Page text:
Köln / Cologne, Nordrhein-Westfalen, Deutschland  

Altstadt-Nord - Der römische Kern: Der Stadtteil bildet den Kern der Kölner Altstadt. Hier finden sich die Anfänge der Colonia Claudia Ara Agrippinensium. Die römische Kolonie wurde im Jahr 50 nach Christus zur vollberechtigten Stadt erhoben. Den Mittelpunkt des Stadtteils bildet die Hohe Domkirche zu Köln. Dank der Reliquien der Heiligen Drei Könige ist der Dom eine der bedeutensten Wallfahrtskirchen Europas.

The three crowns (in the city crest) symbolize the Magi (Three Wise Men) whose bones are said to be kept in a golden sarcophagus in the Cathedral. In 1164, Rainald of Dassel, the archbishop of Cologne, brought these relics to the city, making it a major pilgrimage destination. This led to the design of the current cathedral as the predecessor was considered too small to accommodate the pilgrims. The three kings are celebrated in Germany at the time of Epiphany. Epiphany is called the day of the Heilige Drei Könige (or Dreikönigentag -- the "wise men," "Three Kings," the Magi). Traditionally, the initials of the Three Kings (Kaspar, Melchior and Balthazar) -- K+M+B -- plus the year are inscribed in chalk over doorways in German-speaking countries on the eve of January 6th to protect house and home. In many parts of Europe, including Austria, Germany, and Switzerland, the Christmas celebration does not end until this date, now considered the arrival of the three kings of the orient in Bethlehem -- and the end of the twelve days of Christmas between Christmas and January 6th.

Alterpiece detail painted by the Master of Aachen-center panel is now in BritainHeavily damaged in World War II, much of the city had to be rebuilt. Groß St-Martin to the left is one such example where attention was paid to how it once looked. It sits a few blocks south of the Kölner Dom, near the river. Pictures HERE, including Außenansichten (old views) and floor plans. There are twelve Romanesque-style Churches in the city because of its age and Christian heritage. Maternus, elected as bishop in 313 AD, was the first bishop of Cologne known to history. The city was the capital of a Roman province until occupied by the Franks in 459 AD.With the exception of St. Maria Lyskirchen, all of these churches heavily were damaged during World War II. Reconstruction was only finished in the 1990s.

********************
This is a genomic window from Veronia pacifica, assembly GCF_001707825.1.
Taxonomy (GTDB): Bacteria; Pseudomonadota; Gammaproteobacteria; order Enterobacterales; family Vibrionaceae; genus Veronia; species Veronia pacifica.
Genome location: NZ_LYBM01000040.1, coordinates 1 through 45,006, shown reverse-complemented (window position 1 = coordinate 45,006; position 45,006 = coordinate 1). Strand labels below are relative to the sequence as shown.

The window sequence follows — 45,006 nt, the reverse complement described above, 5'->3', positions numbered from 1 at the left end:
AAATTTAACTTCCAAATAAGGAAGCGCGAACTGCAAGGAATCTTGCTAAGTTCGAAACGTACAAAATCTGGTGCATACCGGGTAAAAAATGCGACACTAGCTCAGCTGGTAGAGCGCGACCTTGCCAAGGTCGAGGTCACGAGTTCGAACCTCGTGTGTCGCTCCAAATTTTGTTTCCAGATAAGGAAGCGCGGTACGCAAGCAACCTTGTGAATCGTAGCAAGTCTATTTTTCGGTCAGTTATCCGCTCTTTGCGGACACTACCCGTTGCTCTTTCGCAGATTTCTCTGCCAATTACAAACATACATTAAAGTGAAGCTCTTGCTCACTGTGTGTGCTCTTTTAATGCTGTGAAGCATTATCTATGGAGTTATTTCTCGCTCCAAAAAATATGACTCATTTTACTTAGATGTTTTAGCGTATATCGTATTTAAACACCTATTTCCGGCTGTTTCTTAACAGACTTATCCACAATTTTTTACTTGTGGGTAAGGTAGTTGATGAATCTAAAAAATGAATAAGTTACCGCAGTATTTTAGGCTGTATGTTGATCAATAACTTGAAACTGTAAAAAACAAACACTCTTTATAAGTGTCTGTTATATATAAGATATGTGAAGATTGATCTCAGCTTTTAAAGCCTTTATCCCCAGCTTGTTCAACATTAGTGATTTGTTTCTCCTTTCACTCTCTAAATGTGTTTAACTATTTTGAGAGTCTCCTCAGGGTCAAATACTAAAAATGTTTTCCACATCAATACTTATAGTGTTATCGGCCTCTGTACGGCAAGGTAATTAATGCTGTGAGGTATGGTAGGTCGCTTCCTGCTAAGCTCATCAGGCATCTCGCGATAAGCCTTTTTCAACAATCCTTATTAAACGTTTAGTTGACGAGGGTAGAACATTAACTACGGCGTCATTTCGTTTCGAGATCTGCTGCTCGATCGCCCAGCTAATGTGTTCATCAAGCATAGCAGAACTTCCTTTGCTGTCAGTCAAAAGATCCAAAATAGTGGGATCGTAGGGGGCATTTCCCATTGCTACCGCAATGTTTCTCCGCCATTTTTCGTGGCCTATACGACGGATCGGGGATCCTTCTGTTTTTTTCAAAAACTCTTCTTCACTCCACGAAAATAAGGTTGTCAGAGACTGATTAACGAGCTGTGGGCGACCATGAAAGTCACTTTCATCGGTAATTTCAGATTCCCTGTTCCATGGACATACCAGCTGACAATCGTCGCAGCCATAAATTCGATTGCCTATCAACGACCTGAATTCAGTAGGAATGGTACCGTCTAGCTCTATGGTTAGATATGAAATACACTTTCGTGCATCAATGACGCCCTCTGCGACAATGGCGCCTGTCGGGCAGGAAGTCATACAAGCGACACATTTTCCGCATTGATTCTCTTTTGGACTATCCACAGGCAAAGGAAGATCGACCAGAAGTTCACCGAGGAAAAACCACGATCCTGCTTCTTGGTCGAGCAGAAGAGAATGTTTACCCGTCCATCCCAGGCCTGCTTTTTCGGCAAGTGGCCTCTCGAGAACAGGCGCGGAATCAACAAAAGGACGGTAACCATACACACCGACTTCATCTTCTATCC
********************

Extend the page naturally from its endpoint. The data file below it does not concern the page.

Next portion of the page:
St. Columba Kirche once was one of the largest structures in the City. Its destruction during the last World War left it largely rubble. Recently, a modern museum complex has been built incorporating this late Gothic ruin. It has become the art museum of the archbishopric of Cologne, housing sacral art from late antiquity to the present. Not all the sacred art from Köln has returned.

October 21st -- Feast Day of Sainte Cordula: Little is known of young Cordula, a very early Christian in Köln (Cologne). She is said to have been a member of the group following of Sainte Ursula. Sainte Cordula is believed to have been martyred by the invading Huns. The Huns brutally murdered Ursula, the daughter of a British king, King Dionotus of Cornwall, along with eleven thousand others (from Britain?) in Cologne. Cordula's relics originally were in a shrine in the Johanniterkirche in that ancient city. Saint Albertus Magnus spoke of her as a saint in 1278. This designation, recorded by Albert Magnus, precedes the practice of canonization by the Pope. Today there is a shrine im Domschatz von Osnabrück (circa 1447). Other relics are at churches in the towns of Königswinter und Rimini.

Kölner Dom
Devine Fiery Vision. Celestial Virgin, continue to remind us of the high price and virtue of martyrdom. {These were} quickly departed at the eastern entrance [of the city which was along the river ?]. At the request of Pope Clement, this sanctified public building remembers the resistance of the virgins in the name of Our Lady (herself a virgin). Saint Guinem recovered and buried the bodies of the martyrs (virgins). {By this monument) let all know of the lasting underworld fires. Puniendum {is the inscriber}.

Substantial damage still visible in 1967 The authenticity of this text is accepted beyond the shadow of a doubt by the most eminent epigraphists . . . It belongs indisputably to the fifth century at the latest, and very probably to the fourth. This brief text is very important, for it testifies to the existence of a previous basilica, dating perhaps from the beginning of the fourth century, if not from the pre-Constantinian period. http://www.newadvent.org/cathen/15225d.htm The church devoted to Ste. Cordula in the village Schoten near Antwerp in Belgium is being restored, Pictures HERE. Her tears are not relics at Cologne, but are said to be on the city coat of arms to forever remind people of their heritage.

Going to Cologne to obtain relics for his church (L'Abbaye de Prémontrés at Pont-à-Mousson), Saint Norbert discovered through a vision, the spot where those of Sainte Ursula and her companions (e.g. Sainte Cordula), of Saint Gereon and of other martyrs lay hidden. What is important about Stes. Cordula, Ursula and the many others who died is that the discovery of the relics inspired a revival in Europe.

July 9, ca. 751: July 9th is Saint Agilof's feast day. He became a monk at the Benedicine Abbey (c. 650, 698) in an area we know today as part of today's Belgium (Stablo-Malmédy in the Ardennes). St. Agilof was at his death the archbishop in Cologne, Germany. Although the circumstances of his death are not clearly documented, he is believed to be a martyr. He was first entombed in the Cathedral at Cologne (Köln). Agilof was largely ignored for many years, but recently has been observed once again. His designation as a saint precedes the practice of canonization by the Pope.